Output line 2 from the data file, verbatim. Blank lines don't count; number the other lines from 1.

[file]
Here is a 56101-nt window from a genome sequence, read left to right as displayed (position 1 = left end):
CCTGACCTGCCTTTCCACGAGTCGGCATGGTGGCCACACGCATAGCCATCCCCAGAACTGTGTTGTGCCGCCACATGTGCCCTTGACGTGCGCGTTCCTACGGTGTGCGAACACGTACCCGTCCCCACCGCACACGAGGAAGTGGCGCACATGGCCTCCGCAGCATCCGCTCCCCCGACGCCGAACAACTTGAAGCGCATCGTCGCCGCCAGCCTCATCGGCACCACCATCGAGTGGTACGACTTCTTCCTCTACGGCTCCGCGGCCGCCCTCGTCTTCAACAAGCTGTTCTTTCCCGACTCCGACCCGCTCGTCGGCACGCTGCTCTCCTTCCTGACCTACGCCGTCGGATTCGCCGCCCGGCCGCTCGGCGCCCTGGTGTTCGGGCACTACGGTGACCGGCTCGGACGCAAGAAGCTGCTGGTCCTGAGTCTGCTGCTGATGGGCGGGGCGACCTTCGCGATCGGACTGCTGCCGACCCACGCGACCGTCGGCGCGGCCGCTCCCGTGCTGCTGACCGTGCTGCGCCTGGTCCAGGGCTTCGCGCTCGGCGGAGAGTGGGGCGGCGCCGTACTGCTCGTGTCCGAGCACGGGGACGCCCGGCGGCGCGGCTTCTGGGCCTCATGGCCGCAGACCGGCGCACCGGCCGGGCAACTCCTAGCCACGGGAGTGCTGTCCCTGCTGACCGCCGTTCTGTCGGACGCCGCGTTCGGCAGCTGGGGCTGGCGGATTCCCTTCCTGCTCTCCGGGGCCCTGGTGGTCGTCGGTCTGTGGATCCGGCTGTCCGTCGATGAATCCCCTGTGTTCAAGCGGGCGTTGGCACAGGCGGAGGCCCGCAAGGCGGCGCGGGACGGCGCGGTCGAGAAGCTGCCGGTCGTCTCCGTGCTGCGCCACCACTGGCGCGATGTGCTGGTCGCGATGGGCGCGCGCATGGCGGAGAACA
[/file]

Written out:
CCTGACCTGCCTTTCCACGAGTCGGCATGGTGGCCACACGCATAGCCATCCCCAGAACTGTGTTGTGCCGCCACATGTGCCCTTGACGTGCGCGTTCCTACGGTGTGCGAACACGTACCCGTCCCCACCGCACACGAGGAAGTGGCGCACATGGCCTCCGCAGCATCCGCTCCCCCGACGCCGAACAACTTGAAGCGCATCGTCGCCGCCAGCCTCATCGGCACCACCATCGAGTGGTACGACTTCTTCCTCTACGGCTCCGCGGCCGCCCTCGTCTTCAACAAGCTGTTCTTTCCCGACTCCGACCCGCTCGTCGGCACGCTGCTCTCCTTCCTGACCTACGCCGTCGGATTCGCCGCCCGGCCGCTCGGCGCCCTGGTGTTCGGGCACTACGGTGACCGGCTCGGACGCAAGAAGCTGCTGGTCCTGAGTCTGCTGCTGATGGGCGGGGCGACCTTCGCGATCGGACTGCTGCCGACCCACGCGACCGTCGGCGCGGCCGCTCCCGTGCTGCTGACCGTGCTGCGCCTGGTCCAGGGCTTCGCGCTCGGCGGAGAGTGGGGCGGCGCCGTACTGCTCGTGTCCGAGCACGGGGACGCCCGGCGGCGCGGCTTCTGGGCCTCATGGCCGCAGACCGGCGCACCGGCCGGGCAACTCCTAGCCACGGGAGTGCTGTCCCTGCTGACCGCCGTTCTGTCGGACGCCGCGTTCGGCAGCTGGGGCTGGCGGATTCCCTTCCTGCTCTCCGGGGCCCTGGTGGTCGTCGGTCTGTGGATCCGGCTGTCCGTCGATGAATCCCCTGTGTTCAAGCGGGCGTTGGCACAGGCGGAGGCCCGCAAGGCGGCGCGGGACGGCGCGGTCGAGAAGCTGCCGGTCGTCTCCGTGCTGCGCCACCACTGGCGCGATGTGCTGGTCGCGATGGGCGCGCGCATGGCGGAGAACA